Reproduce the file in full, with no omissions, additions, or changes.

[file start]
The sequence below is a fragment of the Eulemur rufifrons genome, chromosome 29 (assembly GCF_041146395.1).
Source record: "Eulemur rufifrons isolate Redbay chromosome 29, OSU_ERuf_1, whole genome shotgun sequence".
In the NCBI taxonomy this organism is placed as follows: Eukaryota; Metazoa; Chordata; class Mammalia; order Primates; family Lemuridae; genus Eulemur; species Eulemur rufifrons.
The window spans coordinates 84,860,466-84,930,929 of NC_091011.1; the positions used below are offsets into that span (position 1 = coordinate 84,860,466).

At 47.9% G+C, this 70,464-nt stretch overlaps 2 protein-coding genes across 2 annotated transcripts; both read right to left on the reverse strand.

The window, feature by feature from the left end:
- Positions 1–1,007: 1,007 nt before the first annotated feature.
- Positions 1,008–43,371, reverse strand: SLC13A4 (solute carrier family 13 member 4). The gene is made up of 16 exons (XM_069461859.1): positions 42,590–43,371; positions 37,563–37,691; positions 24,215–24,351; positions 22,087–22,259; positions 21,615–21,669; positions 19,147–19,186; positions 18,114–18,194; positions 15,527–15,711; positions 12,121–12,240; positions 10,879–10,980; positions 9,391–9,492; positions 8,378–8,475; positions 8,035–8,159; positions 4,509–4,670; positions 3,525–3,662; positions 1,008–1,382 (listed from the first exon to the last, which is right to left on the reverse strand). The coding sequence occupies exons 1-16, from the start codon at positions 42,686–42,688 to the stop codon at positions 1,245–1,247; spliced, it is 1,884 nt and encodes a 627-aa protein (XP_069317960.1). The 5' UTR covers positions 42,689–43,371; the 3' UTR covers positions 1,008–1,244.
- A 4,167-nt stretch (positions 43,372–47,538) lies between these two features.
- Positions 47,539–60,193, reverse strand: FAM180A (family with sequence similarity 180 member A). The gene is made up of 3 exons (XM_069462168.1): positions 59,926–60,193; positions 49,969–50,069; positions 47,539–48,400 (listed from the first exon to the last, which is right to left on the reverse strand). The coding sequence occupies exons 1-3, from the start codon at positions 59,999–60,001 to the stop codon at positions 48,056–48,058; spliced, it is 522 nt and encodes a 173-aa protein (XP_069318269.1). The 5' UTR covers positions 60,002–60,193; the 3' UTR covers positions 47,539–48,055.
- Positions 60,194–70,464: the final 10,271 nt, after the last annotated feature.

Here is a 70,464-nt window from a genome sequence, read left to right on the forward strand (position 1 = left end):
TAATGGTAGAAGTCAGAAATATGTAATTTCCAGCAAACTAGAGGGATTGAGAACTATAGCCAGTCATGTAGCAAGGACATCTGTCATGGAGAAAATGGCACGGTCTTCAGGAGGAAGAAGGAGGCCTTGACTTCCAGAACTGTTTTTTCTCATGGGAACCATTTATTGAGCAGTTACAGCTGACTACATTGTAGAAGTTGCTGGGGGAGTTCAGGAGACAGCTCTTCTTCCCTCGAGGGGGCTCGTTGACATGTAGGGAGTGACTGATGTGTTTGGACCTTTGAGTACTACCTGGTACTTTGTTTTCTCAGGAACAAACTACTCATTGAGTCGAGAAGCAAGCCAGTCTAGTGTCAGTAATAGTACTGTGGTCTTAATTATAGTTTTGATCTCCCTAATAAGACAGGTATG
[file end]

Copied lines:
The sequence below is a fragment of the Eulemur rufifrons genome, chromosome 29 (assembly GCF_041146395.1).
Source record: "Eulemur rufifrons isolate Redbay chromosome 29, OSU_ERuf_1, whole genome shotgun sequence".
In the NCBI taxonomy this organism is placed as follows: Eukaryota; Metazoa; Chordata; class Mammalia; order Primates; family Lemuridae; genus Eulemur; species Eulemur rufifrons.
The window spans coordinates 84,860,466-84,930,929 of NC_091011.1; the positions used below are offsets into that span (position 1 = coordinate 84,860,466).

At 47.9% G+C, this 70,464-nt stretch overlaps 2 protein-coding genes across 2 annotated transcripts; both read right to left on the reverse strand.

The window, feature by feature from the left end:
- Positions 1–1,007: 1,007 nt before the first annotated feature.
- Positions 1,008–43,371, reverse strand: SLC13A4 (solute carrier family 13 member 4). The gene is made up of 16 exons (XM_069461859.1): positions 42,590–43,371; positions 37,563–37,691; positions 24,215–24,351; positions 22,087–22,259; positions 21,615–21,669; positions 19,147–19,186; positions 18,114–18,194; positions 15,527–15,711; positions 12,121–12,240; positions 10,879–10,980; positions 9,391–9,492; positions 8,378–8,475; positions 8,035–8,159; positions 4,509–4,670; positions 3,525–3,662; positions 1,008–1,382 (listed from the first exon to the last, which is right to left on the reverse strand). The coding sequence occupies exons 1-16, from the start codon at positions 42,686–42,688 to the stop codon at positions 1,245–1,247; spliced, it is 1,884 nt and encodes a 627-aa protein (XP_069317960.1). The 5' UTR covers positions 42,689–43,371; the 3' UTR covers positions 1,008–1,244.
- A 4,167-nt stretch (positions 43,372–47,538) lies between these two features.
- Positions 47,539–60,193, reverse strand: FAM180A (family with sequence similarity 180 member A). The gene is made up of 3 exons (XM_069462168.1): positions 59,926–60,193; positions 49,969–50,069; positions 47,539–48,400 (listed from the first exon to the last, which is right to left on the reverse strand). The coding sequence occupies exons 1-3, from the start codon at positions 59,999–60,001 to the stop codon at positions 48,056–48,058; spliced, it is 522 nt and encodes a 173-aa protein (XP_069318269.1). The 5' UTR covers positions 60,002–60,193; the 3' UTR covers positions 47,539–48,055.
- Positions 60,194–70,464: the final 10,271 nt, after the last annotated feature.

Here is a 70,464-nt window from a genome sequence, read left to right on the forward strand (position 1 = left end):
TAATGGTAGAAGTCAGAAATATGTAATTTCCAGCAAACTAGAGGGATTGAGAACTATAGCCAGTCATGTAGCAAGGACATCTGTCATGGAGAAAATGGCACGGTCTTCAGGAGGAAGAAGGAGGCCTTGACTTCCAGAACTGTTTTTTCTCATGGGAACCATTTATTGAGCAGTTACAGCTGACTACATTGTAGAAGTTGCTGGGGGAGTTCAGGAGACAGCTCTTCTTCCCTCGAGGGGGCTCGTTGACATGTAGGGAGTGACTGATGTGTTTGGACCTTTGAGTACTACCTGGTACTTTGTTTTCTCAGGAACAAACTACTCATTGAGTCGAGAAGCAAGCCAGTCTAGTGTCAGTAATAGTACTGTGGTCTTAATTATAGTTTTGATCTCCCTAATAAGACAGGTATG